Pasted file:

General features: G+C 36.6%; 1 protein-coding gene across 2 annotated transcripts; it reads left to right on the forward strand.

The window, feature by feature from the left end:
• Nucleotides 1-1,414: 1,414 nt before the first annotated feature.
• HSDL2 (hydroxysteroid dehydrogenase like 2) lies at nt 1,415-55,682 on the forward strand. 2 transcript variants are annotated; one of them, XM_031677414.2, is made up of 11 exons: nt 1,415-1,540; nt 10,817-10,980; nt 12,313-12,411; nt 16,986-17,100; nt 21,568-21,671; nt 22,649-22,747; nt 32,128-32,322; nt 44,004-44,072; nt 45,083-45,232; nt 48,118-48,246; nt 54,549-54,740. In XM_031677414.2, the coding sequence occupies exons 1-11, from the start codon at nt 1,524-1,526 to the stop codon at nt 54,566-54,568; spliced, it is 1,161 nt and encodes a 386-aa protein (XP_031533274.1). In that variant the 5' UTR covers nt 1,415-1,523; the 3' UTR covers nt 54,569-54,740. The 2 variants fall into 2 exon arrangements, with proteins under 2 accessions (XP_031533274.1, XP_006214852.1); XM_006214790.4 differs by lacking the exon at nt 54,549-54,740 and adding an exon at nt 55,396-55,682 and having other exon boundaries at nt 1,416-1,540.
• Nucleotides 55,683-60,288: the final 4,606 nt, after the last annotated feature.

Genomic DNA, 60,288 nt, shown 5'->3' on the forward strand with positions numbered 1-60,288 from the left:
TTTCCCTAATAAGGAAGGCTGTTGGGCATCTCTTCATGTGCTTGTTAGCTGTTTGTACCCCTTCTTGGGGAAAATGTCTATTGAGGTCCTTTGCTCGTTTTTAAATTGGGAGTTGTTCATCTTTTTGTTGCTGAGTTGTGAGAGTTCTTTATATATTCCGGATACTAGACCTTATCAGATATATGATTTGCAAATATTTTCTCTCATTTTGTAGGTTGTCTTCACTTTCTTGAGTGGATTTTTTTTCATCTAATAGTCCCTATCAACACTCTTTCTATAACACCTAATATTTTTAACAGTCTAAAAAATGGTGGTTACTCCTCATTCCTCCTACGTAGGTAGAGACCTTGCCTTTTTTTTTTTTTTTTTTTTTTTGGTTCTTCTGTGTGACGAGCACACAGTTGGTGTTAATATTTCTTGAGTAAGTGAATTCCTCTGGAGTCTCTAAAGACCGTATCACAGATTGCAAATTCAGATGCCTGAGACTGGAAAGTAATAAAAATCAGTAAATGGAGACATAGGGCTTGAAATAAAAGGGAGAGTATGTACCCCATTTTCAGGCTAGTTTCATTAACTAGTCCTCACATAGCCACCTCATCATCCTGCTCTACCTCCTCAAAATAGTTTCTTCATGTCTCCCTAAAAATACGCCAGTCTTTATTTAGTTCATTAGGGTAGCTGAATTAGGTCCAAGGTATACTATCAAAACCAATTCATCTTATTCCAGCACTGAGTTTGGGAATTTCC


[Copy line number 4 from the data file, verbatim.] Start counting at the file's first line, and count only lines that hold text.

• HSDL2 (hydroxysteroid dehydrogenase like 2) lies at nt 1,415-55,682 on the forward strand. 2 transcript variants are annotated; one of them, XM_031677414.2, is made up of 11 exons: nt 1,415-1,540; nt 10,817-10,980; nt 12,313-12,411; nt 16,986-17,100; nt 21,568-21,671; nt 22,649-22,747; nt 32,128-32,322; nt 44,004-44,072; nt 45,083-45,232; nt 48,118-48,246; nt 54,549-54,740. In XM_031677414.2, the coding sequence occupies exons 1-11, from the start codon at nt 1,524-1,526 to the stop codon at nt 54,566-54,568; spliced, it is 1,161 nt and encodes a 386-aa protein (XP_031533274.1). In that variant the 5' UTR covers nt 1,415-1,523; the 3' UTR covers nt 54,569-54,740. The 2 variants fall into 2 exon arrangements, with proteins under 2 accessions (XP_031533274.1, XP_006214852.1); XM_006214790.4 differs by lacking the exon at nt 54,549-54,740 and adding an exon at nt 55,396-55,682 and having other exon boundaries at nt 1,416-1,540.